As an example, finding the length of a string might be useful if you want to check how much text was entered into a form (eg. checking that a minimum of 10 characters was used for a password, or a maximum of 160 characters were used for a tweet). The strlen() function is used to find the length of a string. Eg.  strlen(“my string”); will return the length of a string. We will look at other string functions later on.

Looping through strings

A for loop can be used to go through every single character in a string and process it. In the video example, we do this to display every letter of a string on a new line. This example might not be all that useful, but there are many other ways that a for loop can be used to process characters in a string.

Watch the video below and then scroll down to see the sample PHP code.

Sample PHP code for displaying the length of a string:

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<?php
 $name = "Batman";
 $nameLength = strlen($name);
 echo $nameLength;
 }
?>

Sample PHP code for displaying the third character in a string:

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<?php
 $name = "Batman";
 echo $name[2];
 }
?>

Sample PHP code for looping through a string:

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<?php
 $name = "Batman";
 $nameLength = strlen($name);
 for($i=0;$i<$nameLength;$i++){
 echo $name[$i] , '</br>';
 }
?>

PHP Manual references:

Loops (iteration) in C#

There are two main types of loops you can use in C# to repeat sections of code. These are called the while loop and for loop.

while loop

The while loop is the easiest type of loop to use for repetition of code. The basic syntax is as follows:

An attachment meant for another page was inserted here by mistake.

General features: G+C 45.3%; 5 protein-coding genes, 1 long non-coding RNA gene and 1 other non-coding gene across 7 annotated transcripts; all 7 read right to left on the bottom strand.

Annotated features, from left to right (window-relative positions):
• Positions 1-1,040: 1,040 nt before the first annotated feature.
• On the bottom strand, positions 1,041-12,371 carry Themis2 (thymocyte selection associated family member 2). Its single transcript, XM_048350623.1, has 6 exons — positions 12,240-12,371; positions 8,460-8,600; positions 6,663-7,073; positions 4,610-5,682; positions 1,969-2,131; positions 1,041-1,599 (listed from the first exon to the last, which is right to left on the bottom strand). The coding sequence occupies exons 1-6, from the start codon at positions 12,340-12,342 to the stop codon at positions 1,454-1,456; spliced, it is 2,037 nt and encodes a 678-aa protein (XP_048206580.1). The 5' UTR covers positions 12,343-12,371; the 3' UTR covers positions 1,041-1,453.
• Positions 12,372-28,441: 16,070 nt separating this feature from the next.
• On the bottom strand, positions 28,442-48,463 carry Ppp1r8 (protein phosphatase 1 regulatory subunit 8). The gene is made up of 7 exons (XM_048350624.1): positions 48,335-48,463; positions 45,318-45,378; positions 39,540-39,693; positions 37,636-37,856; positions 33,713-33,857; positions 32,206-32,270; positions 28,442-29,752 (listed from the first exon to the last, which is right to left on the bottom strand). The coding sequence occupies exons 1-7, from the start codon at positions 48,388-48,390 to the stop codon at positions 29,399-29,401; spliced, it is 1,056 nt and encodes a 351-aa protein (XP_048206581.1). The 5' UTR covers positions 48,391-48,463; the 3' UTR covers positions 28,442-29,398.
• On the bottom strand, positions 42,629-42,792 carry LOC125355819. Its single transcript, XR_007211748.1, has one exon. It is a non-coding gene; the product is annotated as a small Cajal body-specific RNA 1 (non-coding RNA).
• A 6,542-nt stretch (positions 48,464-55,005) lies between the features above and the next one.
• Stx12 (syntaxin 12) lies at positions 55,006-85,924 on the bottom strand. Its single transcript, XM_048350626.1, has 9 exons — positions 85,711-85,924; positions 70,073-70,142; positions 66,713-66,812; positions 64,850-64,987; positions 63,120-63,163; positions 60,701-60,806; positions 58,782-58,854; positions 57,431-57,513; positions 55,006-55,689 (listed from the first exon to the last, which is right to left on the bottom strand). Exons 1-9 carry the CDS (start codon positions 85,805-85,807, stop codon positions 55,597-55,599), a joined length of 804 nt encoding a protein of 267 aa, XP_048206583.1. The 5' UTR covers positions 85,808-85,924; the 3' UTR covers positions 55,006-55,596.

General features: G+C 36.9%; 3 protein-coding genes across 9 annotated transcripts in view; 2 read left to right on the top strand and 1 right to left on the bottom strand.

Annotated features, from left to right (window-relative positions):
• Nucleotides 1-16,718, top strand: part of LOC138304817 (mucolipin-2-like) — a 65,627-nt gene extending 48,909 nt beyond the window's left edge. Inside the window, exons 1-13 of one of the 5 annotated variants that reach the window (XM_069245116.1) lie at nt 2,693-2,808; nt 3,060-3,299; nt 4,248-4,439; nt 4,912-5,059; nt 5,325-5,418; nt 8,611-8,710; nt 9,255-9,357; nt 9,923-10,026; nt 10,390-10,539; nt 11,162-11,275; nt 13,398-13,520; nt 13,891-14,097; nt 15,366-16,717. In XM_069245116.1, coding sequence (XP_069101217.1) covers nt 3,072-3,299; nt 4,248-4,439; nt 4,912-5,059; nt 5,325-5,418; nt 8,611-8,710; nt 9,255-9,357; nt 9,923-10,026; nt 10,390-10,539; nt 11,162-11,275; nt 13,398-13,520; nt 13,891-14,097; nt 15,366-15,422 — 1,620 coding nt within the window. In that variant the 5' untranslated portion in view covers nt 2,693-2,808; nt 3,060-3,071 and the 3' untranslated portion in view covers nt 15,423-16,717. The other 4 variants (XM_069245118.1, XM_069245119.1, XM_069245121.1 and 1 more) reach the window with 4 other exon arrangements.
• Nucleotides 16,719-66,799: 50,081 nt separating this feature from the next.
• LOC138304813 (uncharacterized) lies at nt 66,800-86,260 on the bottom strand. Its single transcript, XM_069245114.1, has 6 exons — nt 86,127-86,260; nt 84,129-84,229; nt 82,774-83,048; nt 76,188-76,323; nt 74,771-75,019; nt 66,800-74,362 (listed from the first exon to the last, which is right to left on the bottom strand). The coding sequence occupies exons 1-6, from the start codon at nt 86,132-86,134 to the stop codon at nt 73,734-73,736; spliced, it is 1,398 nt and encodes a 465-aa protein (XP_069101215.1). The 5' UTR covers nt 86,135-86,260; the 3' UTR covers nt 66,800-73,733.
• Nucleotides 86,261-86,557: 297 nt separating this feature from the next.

while(<condition>)
{
// do something
}

It looks very similar to an if statement. However, an if statement only runs the code it contains once. A while loop will run the code that it contains over and over again until the specified condition evaluates to false. Any code inside the { and } brackets will run inside the loop.

Here is an example of a while loop in the C# language:

int count = 0;
 
while(count <10)
{
 count++;
}
print(count);

In the example above, the count variable is initially set to 0. The loop will check if the count variable is less than 10. If it is not less than 10, it will add 1 to the count variable. This will keep repeating until the condition evaluates to false when the count variable’s value is no longer less than 10. When this occurs, the loop will end and the value of the count variable will be displayed (on the last line of the code which is outside of the loop).

It is important that a condition be specified that will allow the loop to end, otherwise the loop will never end! This is known as an infinite loop.

for loop

The for loop is a little more complex than the while loop but at its simplest level it is very easy to set up. The syntax looks like this:

for(<initialise counter>;<condition>;<increment the counter>)
{
// do something
}

Semi-colons separate three important components of the for loop inside the ( and ) brackets. The first part is where a counter is initialised, for example int i=0. The second part is where the condition is specified, for example i<10. The third part is how much to increment the counter by each time the loop runs (each iteration), for example i++ would increment the counter by 1.

for loops are great for using as counters to repeat a section of code a certain amount of times. They are also great for repeating operations on each item in an array (looping through an array) or each character in a string. Below is an example of a for loop.

for(int i=0; i <10; i++)
{
 print(i);
 // the value of i will be displayed for each iteration of the loop
}